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Yuck! Two words … the worst! Are you a sufferer? If you are, you know the feel. The repeatedly horrible feeling of always having to change positions when you are trying to sleep and constantly moving and stretching your legs because your brain is fooling you into thinking that it will help.
Some people describe it as an itching, creeping or crawling feeling. I’ve never really found that, but I did have it so bad one night that it almost made me sick to my stomach. Truth!
I’ve been an “on and off” sufferer for almost 22 years, since I was pregnant with my 2nd child, and the feeling of Restless Leg Syndrome is the absolute worst feeling in the world there is without there being pain involved (although I’m told that some sufferers do suffer pain).
Restless leg Syndrome (which is also called Willis-Ekbom Disease – who knew?) is described as uncomfortable sensations in the legs which causes an irresistible urge to move them. It happens when the body is trying to rest and mostly at night which is why sleeping is so difficult. Yay!
RLS is a neurological disorder and is believed to be genetic. Here’s a great article by the National Institute of Neurological Disorders and Stroke which gives us all the gory details regarding what RLS is and what causes it, blah, blah, blah. Seriously, I can’t even give it any respect because it is so horrible.
So, here’s the big question: what can we do about it? Well, let’s start with what not to do:
- Avoid eating or drinking anything containing caffeine in the evenings – coffee, cola and yes, that even includes chocolate. Caffeine is a stimulant which means instead of relaxing us, it wakes us up, and by us, I mean all of our bodily nerve systems too. It’s great in the morning when we want to be alert, but in the evening it can definitely make RLS symptoms worse.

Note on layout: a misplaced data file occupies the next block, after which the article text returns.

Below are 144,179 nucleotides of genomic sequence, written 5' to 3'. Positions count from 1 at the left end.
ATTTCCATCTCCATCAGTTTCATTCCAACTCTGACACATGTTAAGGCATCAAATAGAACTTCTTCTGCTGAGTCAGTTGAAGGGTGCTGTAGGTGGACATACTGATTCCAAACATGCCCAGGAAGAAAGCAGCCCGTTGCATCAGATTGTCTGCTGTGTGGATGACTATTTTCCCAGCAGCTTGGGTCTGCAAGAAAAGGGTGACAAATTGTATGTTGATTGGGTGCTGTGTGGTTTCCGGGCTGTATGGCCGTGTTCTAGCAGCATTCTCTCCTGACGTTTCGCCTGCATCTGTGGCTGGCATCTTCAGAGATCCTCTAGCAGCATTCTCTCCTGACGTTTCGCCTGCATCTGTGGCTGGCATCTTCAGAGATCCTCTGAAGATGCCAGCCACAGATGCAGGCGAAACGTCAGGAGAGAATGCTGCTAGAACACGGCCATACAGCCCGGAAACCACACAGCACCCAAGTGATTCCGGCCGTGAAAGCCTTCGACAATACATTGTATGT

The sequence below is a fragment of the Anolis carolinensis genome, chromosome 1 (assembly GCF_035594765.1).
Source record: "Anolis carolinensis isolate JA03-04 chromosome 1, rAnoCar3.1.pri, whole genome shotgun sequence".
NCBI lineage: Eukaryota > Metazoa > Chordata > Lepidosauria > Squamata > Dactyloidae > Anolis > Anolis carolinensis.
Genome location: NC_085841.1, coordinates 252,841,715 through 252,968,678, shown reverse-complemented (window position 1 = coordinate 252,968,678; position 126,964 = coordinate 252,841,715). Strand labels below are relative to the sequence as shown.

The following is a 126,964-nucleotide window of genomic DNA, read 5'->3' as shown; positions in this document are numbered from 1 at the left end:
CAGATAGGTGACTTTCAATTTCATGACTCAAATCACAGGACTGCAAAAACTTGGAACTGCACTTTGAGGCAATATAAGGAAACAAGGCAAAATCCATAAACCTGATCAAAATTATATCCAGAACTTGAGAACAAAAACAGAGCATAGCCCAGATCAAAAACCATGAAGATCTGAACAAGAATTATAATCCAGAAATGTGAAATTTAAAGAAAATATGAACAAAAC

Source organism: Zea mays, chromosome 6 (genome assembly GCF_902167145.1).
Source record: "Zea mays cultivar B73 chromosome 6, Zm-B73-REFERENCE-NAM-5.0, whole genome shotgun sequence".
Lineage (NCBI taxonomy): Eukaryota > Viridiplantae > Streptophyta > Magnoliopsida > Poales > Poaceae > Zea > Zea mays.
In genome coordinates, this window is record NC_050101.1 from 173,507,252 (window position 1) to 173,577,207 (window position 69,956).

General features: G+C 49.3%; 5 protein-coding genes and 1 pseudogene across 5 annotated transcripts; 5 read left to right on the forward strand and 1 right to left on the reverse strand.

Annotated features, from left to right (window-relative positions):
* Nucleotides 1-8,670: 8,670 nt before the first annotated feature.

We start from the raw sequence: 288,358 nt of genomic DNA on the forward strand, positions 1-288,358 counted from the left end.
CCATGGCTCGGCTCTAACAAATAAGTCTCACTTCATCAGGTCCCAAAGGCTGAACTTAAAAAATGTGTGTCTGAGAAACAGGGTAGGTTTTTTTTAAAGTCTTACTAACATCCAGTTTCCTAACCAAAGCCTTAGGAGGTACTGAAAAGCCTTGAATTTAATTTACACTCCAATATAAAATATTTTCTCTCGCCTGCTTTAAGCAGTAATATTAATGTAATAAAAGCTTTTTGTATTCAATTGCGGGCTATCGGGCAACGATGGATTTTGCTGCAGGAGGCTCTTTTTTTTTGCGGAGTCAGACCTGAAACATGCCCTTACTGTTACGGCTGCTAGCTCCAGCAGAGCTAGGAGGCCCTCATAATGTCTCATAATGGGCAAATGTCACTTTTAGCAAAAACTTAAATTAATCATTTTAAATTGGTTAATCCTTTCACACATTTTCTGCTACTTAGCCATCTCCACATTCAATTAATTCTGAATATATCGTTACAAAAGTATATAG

- Don’t have an erratic sleep schedule. Our bodies are kind of like mini computers and they save information about our sleep habits. You’ve heard of jet lag?? Well, if our body is used to starting the sleep process at a certain time, it will be more apt to start the unwinding and relaxing process earlier too, which will lessen the symptoms of RLS before we need to sleep. Read a book, dim the lights, listen to some relaxing music … that sort of thing.
- Don’t sit still for long periods. Get up and walk around frequently during the day. For some extremely odd reason, RLS symptoms act up when people are resting or trying to sleep. Talk about juxtaposition! Relax … don’t relax … relax … don’t relax. It’s ridiculous, but also true. I guess this is why our body has the urge to move our legs when RLS symptoms hit.
- Try to avoid stress. I know, I know, easier said than done, but stress can make RLS symptoms worse. Stress causes all kinds of things like headaches, muscle pain, chest pain, fatigue, anxiety, irritability, the list goes on, and if we are stressed it stands to reason that our bodies will become agitated and have a hard time relaxing, so keeping stressors at bay can help with reducing the symptoms of RLS.
- Don’t exercise before bed. Exercise is one of the best remedies for anything, and it helps with RLS too, if it is done regularly and during the day. But, it raises our heart rate, so if it is done after dinner or later in the evening, it will again produce the agitating effects to our body that trigger our restless legs.
- Avoid over-the-counter anti-nausea medications and antihistamines. For some reason, these medications trigger RLS symptoms.
If RLS does strike, however, what can we do to relieve the symptoms? Here’s five remedies that I have tried that do provide some relief.